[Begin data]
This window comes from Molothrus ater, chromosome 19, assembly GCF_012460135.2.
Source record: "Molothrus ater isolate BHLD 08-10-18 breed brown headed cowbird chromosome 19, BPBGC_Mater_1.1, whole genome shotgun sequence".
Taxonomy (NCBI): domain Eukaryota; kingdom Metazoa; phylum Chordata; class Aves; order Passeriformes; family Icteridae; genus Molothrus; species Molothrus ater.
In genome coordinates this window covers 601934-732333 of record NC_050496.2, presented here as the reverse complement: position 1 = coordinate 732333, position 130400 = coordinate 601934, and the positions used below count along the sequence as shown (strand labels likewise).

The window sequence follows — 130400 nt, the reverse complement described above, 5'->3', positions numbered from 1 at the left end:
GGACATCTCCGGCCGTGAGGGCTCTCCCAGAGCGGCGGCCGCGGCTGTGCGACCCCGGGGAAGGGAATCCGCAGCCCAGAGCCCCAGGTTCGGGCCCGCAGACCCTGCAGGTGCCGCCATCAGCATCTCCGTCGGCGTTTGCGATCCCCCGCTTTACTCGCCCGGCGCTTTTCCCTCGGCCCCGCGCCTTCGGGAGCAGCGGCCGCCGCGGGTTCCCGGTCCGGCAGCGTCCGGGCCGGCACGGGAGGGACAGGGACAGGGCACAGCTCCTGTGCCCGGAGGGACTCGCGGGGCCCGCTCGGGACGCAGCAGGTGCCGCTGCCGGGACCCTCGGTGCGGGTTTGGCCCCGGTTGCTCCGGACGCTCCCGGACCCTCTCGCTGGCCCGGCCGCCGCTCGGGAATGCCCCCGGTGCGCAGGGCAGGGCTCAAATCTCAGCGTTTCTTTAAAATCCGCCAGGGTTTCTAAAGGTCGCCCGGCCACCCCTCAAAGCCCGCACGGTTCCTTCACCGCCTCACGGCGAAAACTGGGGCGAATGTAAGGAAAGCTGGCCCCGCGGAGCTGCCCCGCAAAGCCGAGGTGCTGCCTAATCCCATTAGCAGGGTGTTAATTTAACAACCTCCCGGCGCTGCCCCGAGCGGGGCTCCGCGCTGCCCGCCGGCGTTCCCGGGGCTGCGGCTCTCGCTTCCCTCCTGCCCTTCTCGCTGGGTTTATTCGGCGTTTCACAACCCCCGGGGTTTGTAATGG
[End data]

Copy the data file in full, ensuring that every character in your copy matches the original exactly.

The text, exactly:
This window comes from Molothrus ater, chromosome 19, assembly GCF_012460135.2.
Source record: "Molothrus ater isolate BHLD 08-10-18 breed brown headed cowbird chromosome 19, BPBGC_Mater_1.1, whole genome shotgun sequence".
Taxonomy (NCBI): domain Eukaryota; kingdom Metazoa; phylum Chordata; class Aves; order Passeriformes; family Icteridae; genus Molothrus; species Molothrus ater.
In genome coordinates this window covers 601934-732333 of record NC_050496.2, presented here as the reverse complement: position 1 = coordinate 732333, position 130400 = coordinate 601934, and the positions used below count along the sequence as shown (strand labels likewise).

The window sequence follows — 130400 nt, the reverse complement described above, 5'->3', positions numbered from 1 at the left end:
GGACATCTCCGGCCGTGAGGGCTCTCCCAGAGCGGCGGCCGCGGCTGTGCGACCCCGGGGAAGGGAATCCGCAGCCCAGAGCCCCAGGTTCGGGCCCGCAGACCCTGCAGGTGCCGCCATCAGCATCTCCGTCGGCGTTTGCGATCCCCCGCTTTACTCGCCCGGCGCTTTTCCCTCGGCCCCGCGCCTTCGGGAGCAGCGGCCGCCGCGGGTTCCCGGTCCGGCAGCGTCCGGGCCGGCACGGGAGGGACAGGGACAGGGCACAGCTCCTGTGCCCGGAGGGACTCGCGGGGCCCGCTCGGGACGCAGCAGGTGCCGCTGCCGGGACCCTCGGTGCGGGTTTGGCCCCGGTTGCTCCGGACGCTCCCGGACCCTCTCGCTGGCCCGGCCGCCGCTCGGGAATGCCCCCGGTGCGCAGGGCAGGGCTCAAATCTCAGCGTTTCTTTAAAATCCGCCAGGGTTTCTAAAGGTCGCCCGGCCACCCCTCAAAGCCCGCACGGTTCCTTCACCGCCTCACGGCGAAAACTGGGGCGAATGTAAGGAAAGCTGGCCCCGCGGAGCTGCCCCGCAAAGCCGAGGTGCTGCCTAATCCCATTAGCAGGGTGTTAATTTAACAACCTCCCGGCGCTGCCCCGAGCGGGGCTCCGCGCTGCCCGCCGGCGTTCCCGGGGCTGCGGCTCTCGCTTCCCTCCTGCCCTTCTCGCTGGGTTTATTCGGCGTTTCACAACCCCCGGGGTTTGTAATGG